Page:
Developing an efficient logistics ecosystem

| Updated on: Dec 19, 2021
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Insights from govt’s LEADS initiative along with the World Bank’s LPI can help identify reforms to improve the logistics sector

Exports allow developing countries to grow, create more jobs, become more sophisticated and competitive. However, growth in exports entails several pre-requisites such as an efficient logistics ecosystem and integration of domestic firms in global value chains. A supply chain system which ensures delivery of the right product, at the right place, at the right time in proper condition, all for a reasonable cost in turn fuels growth.

The World Bank publishes the Logistics Performance Index (LPI), a composite index and benchmarking tool to analyse how efficiently supply chains in an economy connect firms to international opportunities. India was ranked 44 out of 160 countries on the LPI in 2018. The Ministry of Commerce and Industry has also crafted the Logistics Ease Across Different States (LEADS) 2021 to analyse the business environment in all State/UTs pertaining to infrastructure, policy, and regulatory regime for improving logistics efficiency in India.

Under LPI, countries are ranked on a perception-based global survey of ground operators in the logistics sector such as freight forwarders and carriers. It allows countries to identify opportunities and challenges with respect to trade logistics and take steps for improving performance.

High costs

With logistics costs in India still high at around 14 per cent of GDP, the right policies and reforms can help boost LPI scores and make Indian exports more competitive. While LPI serves as one of the strongest tools to analyse country-level logistics, it has certain well-acknowledged limitations for diverse developing countries like India.

Firstly, the LPI is calculated by taking a weighted average of scores on core indicators with the weights for all indicators being almost identical. As per a paper published by Beysenbaev R and Dus Y in The Asian Journal of Shipping and Logistics , the index does not consider the relative criticality of factors like the quality of trade infrastructure and the border wait time over ability to trace consignments. Secondly, a perception-based survey has serious flaws in terms of subjectivity and recency bias. The industry perception may not represent the wider intra-country logistics setup. This is especially true for poor countries, which often rely on traditional operators whose service levels are often not as high and broad as operators functioning in multiple regions.

Thus, the efficiency of internal supply chains in India is largely ignored by the international LPI rankings. Also, the perception of both domestic and international logistics operators is greatly influenced by Government policy which operates differently for goods moved domestically vis-à-vis those meant for export.Third, the LPI scores might also reflect access issues outside the country under assessment, such as transit difficulties, which cannot be eliminated through domestic reforms.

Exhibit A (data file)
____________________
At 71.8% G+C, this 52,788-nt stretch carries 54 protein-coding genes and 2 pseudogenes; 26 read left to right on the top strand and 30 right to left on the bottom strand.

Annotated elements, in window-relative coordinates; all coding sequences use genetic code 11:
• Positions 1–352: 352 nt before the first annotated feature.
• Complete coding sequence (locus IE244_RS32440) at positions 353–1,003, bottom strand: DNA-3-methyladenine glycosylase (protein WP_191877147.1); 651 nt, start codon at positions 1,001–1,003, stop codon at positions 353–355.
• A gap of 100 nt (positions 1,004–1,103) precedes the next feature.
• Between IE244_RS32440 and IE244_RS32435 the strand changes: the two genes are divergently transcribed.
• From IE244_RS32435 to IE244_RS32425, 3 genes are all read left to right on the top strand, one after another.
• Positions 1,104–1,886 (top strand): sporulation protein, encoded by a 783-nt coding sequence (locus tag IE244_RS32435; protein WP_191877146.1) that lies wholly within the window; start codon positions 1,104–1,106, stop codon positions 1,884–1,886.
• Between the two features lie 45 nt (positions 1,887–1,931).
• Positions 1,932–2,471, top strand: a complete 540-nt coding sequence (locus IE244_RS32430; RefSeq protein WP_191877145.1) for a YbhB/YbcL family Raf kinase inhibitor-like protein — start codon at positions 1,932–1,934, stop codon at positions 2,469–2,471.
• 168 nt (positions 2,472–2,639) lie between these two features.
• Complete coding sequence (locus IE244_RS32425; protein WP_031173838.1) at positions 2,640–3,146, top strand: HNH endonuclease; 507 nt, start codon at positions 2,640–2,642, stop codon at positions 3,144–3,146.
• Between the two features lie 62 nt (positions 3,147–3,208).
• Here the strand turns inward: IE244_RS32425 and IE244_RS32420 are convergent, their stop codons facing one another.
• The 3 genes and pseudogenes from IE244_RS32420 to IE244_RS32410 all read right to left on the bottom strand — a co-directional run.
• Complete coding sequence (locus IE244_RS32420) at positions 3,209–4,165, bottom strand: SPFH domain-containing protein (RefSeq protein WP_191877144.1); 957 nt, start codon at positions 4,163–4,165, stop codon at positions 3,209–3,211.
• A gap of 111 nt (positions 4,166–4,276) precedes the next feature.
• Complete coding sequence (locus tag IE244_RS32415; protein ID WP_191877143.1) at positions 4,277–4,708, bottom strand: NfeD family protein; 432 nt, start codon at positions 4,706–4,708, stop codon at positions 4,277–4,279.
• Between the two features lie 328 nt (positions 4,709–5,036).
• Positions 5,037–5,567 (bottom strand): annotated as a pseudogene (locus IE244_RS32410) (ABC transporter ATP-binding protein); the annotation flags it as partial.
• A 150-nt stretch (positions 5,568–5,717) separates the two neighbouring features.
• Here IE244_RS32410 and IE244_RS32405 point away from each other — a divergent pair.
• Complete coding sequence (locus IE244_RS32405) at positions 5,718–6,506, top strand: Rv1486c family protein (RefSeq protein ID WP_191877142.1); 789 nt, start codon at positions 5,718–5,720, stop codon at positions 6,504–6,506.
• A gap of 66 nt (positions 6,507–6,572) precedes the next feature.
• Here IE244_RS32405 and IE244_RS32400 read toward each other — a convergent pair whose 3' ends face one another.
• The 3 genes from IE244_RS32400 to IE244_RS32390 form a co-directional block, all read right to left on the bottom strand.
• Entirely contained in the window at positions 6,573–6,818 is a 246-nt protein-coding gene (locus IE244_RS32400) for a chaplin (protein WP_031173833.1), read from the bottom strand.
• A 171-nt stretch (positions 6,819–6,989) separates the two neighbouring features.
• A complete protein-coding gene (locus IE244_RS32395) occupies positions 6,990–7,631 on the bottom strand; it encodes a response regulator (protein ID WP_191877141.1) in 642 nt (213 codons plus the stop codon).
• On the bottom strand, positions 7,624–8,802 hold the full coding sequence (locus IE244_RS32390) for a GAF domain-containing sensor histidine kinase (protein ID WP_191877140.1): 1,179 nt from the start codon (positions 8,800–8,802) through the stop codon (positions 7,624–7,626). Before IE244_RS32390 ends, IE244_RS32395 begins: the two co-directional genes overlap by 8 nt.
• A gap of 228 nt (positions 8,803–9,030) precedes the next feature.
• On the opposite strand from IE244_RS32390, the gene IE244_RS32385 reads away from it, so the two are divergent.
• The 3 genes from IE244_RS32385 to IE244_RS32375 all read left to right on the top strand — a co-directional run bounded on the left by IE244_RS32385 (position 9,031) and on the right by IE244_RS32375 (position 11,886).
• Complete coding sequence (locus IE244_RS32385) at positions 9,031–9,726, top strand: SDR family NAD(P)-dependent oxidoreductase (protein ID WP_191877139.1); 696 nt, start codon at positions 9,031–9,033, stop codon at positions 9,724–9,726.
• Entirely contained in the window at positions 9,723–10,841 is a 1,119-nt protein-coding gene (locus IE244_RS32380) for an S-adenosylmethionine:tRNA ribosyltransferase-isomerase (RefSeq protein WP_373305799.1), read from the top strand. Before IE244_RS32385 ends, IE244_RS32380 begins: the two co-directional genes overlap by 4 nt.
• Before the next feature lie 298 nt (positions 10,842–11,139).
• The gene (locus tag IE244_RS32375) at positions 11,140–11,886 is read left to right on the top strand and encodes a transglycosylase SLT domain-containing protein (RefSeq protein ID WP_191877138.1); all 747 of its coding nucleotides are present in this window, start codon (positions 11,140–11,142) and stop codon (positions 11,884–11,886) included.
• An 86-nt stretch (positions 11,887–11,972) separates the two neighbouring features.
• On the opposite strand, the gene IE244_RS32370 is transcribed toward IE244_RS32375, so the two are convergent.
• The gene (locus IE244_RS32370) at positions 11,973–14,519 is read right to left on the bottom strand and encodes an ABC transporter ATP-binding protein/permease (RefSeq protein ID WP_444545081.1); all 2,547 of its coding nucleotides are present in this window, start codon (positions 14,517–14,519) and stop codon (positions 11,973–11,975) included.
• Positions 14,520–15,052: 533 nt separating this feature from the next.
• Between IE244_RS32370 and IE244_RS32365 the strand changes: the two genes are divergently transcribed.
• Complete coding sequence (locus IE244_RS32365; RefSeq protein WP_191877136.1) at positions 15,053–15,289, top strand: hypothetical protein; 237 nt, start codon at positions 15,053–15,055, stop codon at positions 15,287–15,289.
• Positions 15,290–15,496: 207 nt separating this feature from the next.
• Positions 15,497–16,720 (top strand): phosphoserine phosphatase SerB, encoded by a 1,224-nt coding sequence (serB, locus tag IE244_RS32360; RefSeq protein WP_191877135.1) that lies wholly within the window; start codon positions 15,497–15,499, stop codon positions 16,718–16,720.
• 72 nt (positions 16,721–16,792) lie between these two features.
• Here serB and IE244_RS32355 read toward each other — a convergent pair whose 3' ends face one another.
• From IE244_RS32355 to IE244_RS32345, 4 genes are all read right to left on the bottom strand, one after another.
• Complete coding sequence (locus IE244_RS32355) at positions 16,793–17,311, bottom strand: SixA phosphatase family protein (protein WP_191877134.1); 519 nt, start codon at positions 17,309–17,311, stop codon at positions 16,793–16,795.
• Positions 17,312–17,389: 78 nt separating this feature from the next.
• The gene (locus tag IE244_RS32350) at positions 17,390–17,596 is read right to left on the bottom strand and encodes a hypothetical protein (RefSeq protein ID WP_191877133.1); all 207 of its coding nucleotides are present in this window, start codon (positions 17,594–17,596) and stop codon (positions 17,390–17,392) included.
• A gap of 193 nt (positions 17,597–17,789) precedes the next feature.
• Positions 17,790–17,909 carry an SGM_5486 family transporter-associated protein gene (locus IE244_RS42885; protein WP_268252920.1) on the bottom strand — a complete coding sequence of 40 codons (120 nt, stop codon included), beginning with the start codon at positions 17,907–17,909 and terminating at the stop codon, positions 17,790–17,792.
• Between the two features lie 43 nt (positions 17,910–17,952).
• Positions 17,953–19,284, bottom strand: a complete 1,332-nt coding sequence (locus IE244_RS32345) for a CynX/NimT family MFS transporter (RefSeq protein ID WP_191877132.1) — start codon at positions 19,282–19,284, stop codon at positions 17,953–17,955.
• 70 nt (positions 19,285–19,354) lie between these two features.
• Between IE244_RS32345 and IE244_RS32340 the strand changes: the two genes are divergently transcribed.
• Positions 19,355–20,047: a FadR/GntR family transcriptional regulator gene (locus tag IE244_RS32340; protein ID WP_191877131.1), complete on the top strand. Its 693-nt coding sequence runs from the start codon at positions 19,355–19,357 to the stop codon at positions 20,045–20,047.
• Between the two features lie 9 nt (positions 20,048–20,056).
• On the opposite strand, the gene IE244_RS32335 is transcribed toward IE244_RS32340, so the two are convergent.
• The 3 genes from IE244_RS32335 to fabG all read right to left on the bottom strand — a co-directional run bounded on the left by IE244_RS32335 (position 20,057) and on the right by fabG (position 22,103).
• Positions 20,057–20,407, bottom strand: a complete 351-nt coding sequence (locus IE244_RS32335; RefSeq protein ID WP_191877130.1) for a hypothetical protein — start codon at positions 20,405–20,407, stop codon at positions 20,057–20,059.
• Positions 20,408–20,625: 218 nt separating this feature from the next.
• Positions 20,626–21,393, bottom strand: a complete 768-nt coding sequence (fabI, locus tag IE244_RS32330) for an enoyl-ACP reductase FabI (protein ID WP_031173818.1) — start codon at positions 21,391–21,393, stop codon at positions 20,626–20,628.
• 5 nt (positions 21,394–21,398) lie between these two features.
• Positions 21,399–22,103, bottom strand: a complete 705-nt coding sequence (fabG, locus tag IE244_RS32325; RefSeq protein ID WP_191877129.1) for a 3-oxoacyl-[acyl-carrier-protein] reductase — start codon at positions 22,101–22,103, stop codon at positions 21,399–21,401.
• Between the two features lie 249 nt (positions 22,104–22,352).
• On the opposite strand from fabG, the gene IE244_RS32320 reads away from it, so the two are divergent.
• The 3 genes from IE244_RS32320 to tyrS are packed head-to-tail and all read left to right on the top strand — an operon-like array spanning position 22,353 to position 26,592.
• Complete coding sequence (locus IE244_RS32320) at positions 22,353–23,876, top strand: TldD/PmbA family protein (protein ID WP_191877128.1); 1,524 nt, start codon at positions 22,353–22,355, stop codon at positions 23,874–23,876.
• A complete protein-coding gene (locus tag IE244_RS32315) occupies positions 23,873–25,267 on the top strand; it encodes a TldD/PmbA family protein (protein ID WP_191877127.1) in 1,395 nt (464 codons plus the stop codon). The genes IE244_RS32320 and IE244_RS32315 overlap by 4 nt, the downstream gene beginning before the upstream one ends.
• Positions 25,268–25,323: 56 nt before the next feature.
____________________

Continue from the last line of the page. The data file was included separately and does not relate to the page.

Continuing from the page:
Fourth, factors like geography, terrain, resource base and economic activity act as natural deterrents for the development and management of a robust logistics infrastructure. Therefore, any comparison between countries differing in these parameters requires a more nuanced narrative.

In this respect, insights from LEADS 2021 along with the LPI can perhaps better identify the necessary reforms for improving logistics across India. LEADS 2021 focusses on both domestic and international trade and uses a combination of objective parameters along with perception-based indicators, data on which has been sourced from 1,405 respondents.

While the objective indicators assess the enabling initiatives implemented by State/UT(s) in the logistics sector, the Index employs secondary datasets to capture logistics infrastructure, services, and facilities. The LEADS’s methodology can effectively complement LPI to not just capture perspective of logistics professionals but also account for local contextual variables such as capital outlays to build transport infrastructure, capacity of logistics services, regulatory environment, among others.

Factoring in India’s diversity, LEADS distinctly ranks North-East, Himalayan States/UT(s) from the rest of India. This is followed by clustering of States based on their geographic proximity to analyse policy and investment decisions on logistics infrastructure in a symbiotic manner. While ranking of States/UT(s), LEADS lays down recommendations to fare better in subsequent versions and reviews actions against suggestions in the previous report. The LEADS also enlists best practices for States/UT(s) to learn from. This is expected to improve their logistics efficiency.

The writer is Research Officer at Development Monitoring and Evaluation Office, NITI Aayog. Views are personal.

Published on December 19, 2021

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